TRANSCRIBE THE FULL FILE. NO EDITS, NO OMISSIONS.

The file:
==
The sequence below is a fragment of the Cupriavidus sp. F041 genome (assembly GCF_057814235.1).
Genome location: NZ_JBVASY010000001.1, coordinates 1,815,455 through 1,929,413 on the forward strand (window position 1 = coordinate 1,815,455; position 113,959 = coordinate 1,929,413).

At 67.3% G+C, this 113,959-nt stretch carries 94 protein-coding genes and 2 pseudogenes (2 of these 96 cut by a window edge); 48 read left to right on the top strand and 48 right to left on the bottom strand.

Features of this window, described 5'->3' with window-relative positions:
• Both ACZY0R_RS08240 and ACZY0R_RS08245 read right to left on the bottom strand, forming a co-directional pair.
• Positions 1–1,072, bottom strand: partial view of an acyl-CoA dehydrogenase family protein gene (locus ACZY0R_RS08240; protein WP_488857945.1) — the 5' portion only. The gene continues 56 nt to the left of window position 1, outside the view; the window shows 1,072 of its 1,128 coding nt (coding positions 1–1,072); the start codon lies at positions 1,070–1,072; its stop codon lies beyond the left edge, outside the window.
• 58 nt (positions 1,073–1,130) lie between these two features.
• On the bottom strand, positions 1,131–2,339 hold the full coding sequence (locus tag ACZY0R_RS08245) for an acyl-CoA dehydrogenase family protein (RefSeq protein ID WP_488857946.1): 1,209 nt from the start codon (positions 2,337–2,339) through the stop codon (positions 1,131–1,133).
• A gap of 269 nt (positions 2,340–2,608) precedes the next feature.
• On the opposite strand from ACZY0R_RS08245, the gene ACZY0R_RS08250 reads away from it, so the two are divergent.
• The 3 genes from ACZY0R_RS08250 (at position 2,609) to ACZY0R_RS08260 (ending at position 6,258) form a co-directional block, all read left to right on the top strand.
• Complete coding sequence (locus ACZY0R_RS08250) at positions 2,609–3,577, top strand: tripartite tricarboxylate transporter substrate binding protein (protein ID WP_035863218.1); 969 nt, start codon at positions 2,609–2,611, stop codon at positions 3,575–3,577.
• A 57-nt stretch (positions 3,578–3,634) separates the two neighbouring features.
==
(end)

The sequence below is a fragment of the Cupriavidus sp. F041 genome (assembly GCF_057814235.1).
Genome location: NZ_JBVASY010000001.1, coordinates 1,815,455 through 1,929,413 on the forward strand (window position 1 = coordinate 1,815,455; position 113,959 = coordinate 1,929,413).

At 67.3% G+C, this 113,959-nt stretch carries 94 protein-coding genes and 2 pseudogenes (2 of these 96 cut by a window edge); 48 read left to right on the top strand and 48 right to left on the bottom strand.

Features of this window, described 5'->3' with window-relative positions:
• Both ACZY0R_RS08240 and ACZY0R_RS08245 read right to left on the bottom strand, forming a co-directional pair.
• Positions 1–1,072, bottom strand: partial view of an acyl-CoA dehydrogenase family protein gene (locus ACZY0R_RS08240; protein WP_488857945.1) — the 5' portion only. The gene continues 56 nt to the left of window position 1, outside the view; the window shows 1,072 of its 1,128 coding nt (coding positions 1–1,072); the start codon lies at positions 1,070–1,072; its stop codon lies beyond the left edge, outside the window.
• 58 nt (positions 1,073–1,130) lie between these two features.
• On the bottom strand, positions 1,131–2,339 hold the full coding sequence (locus tag ACZY0R_RS08245) for an acyl-CoA dehydrogenase family protein (RefSeq protein ID WP_488857946.1): 1,209 nt from the start codon (positions 2,337–2,339) through the stop codon (positions 1,131–1,133).
• A gap of 269 nt (positions 2,340–2,608) precedes the next feature.
• On the opposite strand from ACZY0R_RS08245, the gene ACZY0R_RS08250 reads away from it, so the two are divergent.
• The 3 genes from ACZY0R_RS08250 (at position 2,609) to ACZY0R_RS08260 (ending at position 6,258) form a co-directional block, all read left to right on the top strand.
• Complete coding sequence (locus ACZY0R_RS08250) at positions 2,609–3,577, top strand: tripartite tricarboxylate transporter substrate binding protein (protein ID WP_035863218.1); 969 nt, start codon at positions 2,609–2,611, stop codon at positions 3,575–3,577.
• A 57-nt stretch (positions 3,578–3,634) separates the two neighbouring features.